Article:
• Dr. Harold R. Wallbridge, C.Psych.
    Director, Psychological Service Centre
    171 Dafoe Building

Administrative Staff

General office contact information

  • Room 161 Dafoe Building
    University of Manitoba
    Winnipeg, MB R3T 2N2 Canada

  • Andrea Labossiere
    Administrative Assistant/Coordinator
    164 Dafoe Building

  • Sandra Dufour
    Administrative Secretary
    161 Dafoe Building

Clinical Faculty Members

Clinical Supervision

Click on each clinical supervisor's name to view their clinical supervision description. 

Dr. Harold Wallbridge, C. Psych.

I supervise the treatment and assessment of adult clients. My approach to psychotherapy is psychodynamic, which essentially means the exploration of emotional and interpersonal themes in a person’s life, often with reference to previous relational experiences and trauma. I am also happy to use other therapeutic approaches whenever appropriate. Reviewing psychotherapy recordings plays an important role in my supervision. For assessment work, I tend to focus on psychodiagnostic assessments, including those involving the use of projective tests.

Prior to moving to the university in 2014, I was a hospital psychologist for 19 years where my primary work involved inpatient consultation and outpatient assessment. This previous work contributed to an interest in major psychopathology and personality disorders.

Dr. Ed Johnson, C. Psych.

Theoretical orientation
I was trained in psychodynamic, client-centered, and cognitive-behavioral therapies. I currently teach and practice primarily using a process-oriented form of therapy that emphasizes the therapeutic alliance, empathy, acceptance, behavioral experiments, the use of metaphor, and Socratic questioning. Adjunct strategies I use depend on the particular client, but may include relaxation, exposure, and mindfulness training.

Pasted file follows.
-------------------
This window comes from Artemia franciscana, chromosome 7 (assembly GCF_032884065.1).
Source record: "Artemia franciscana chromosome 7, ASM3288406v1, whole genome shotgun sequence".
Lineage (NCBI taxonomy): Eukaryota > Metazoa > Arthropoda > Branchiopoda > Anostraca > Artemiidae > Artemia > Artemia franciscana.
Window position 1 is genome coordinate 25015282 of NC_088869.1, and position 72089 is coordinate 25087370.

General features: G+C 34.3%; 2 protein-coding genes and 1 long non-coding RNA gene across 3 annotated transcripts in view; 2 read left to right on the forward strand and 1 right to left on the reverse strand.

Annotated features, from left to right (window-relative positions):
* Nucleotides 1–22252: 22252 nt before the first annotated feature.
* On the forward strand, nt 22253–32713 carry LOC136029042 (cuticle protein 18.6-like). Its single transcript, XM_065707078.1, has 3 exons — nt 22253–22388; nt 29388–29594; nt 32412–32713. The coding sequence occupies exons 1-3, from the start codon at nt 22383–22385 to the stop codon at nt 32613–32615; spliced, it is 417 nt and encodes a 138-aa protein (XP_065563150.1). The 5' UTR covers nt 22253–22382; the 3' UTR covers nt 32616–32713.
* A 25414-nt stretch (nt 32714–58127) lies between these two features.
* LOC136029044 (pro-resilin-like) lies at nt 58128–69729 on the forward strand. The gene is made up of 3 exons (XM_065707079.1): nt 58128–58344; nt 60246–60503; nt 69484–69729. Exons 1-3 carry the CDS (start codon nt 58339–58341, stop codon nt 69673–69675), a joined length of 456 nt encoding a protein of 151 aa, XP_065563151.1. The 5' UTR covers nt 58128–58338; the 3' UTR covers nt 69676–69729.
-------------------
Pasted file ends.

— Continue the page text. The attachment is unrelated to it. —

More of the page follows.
Client problems and types I supervise

  • Age range – 18 and up.
  • Numbers – typically 5 individual clients, or 4 individual and a couple for therapy.
  • Formats – Prefer individual. Willing to also supervise group and couple.
  • Client problems – willing to supervise most anything except psychosis, addiction, borderline pd, antisocial pd.
  • Strengths - supervising clients with anxiety and depression as well as grieving, health concerns, and identity issues.
  • Assessment – typically you will need to arrange with another supervisor to obtain assessment supervision.

Supervisory style
My main goals are to create a positive, safe learning environment for you and competent service delivery to clients. To achieve this I provide 120 minutes per week of supervision in which I emphasize the following:

  1.  A supervision contract in which we spell out our mutual expectations. In general I expect you and I to be open to feedback, prepared for and able to make good use of supervision, and maintaining high ethical and professional standards in our work together.
  2. I value trust and safety in the supervision relationship to allow for honest, open learning.
  3. I provide opportunities to watch me work (e.g., doing intakes).
  4. I encourage your taking ownership of your learning including setting the agenda to ensure your learning needs are met and engaging in regular self-assessment.
  5. I emphasize opportunities for experiential learning (see #7 below). I encourage self-reflection and goal-setting to deepen learning.
  6. The format used is typically individual supervision though I have also used group when circumstances permit. Observation of your work via recording (or live) is an important component of supervision.
  7. Supervision techniques I use: providing feedback on therapy recordings, modeling alternative responses, and using role-play to practice new responses homework to develop knowledge (reading, self-assessment through observing own recordings), and case discussion.

Dr. Corey Mackenzie, C. Psych.

Students who complete general practica under my supervision typically see 4 or 5 individual adult and older adult psychotherapy clients, and complete 1 adult assessment. Sometimes the assessment is done within the context of therapy (e.g., self-report measures to inform the conceptualization) and sometimes it is the focus of the referral (e.g., clinician administered measures of intellectual functioning, memory, and achievement to determine if the client as a learning disability). With respect to psychotherapy, students will learn to conceptualize client problems and conduct therapy using cognitive behavioral therapies with a focus on third-wave therapies such as acceptance and commitment therapy (ACT).

Students with whom I supervise will meet with me for at least 90 minutes per week, with individual supervision consisting of discussion of client issues, role playing, and viewing videotape of therapy sessions.

Dr. Alicia Nijdam-Jones, C. Psych.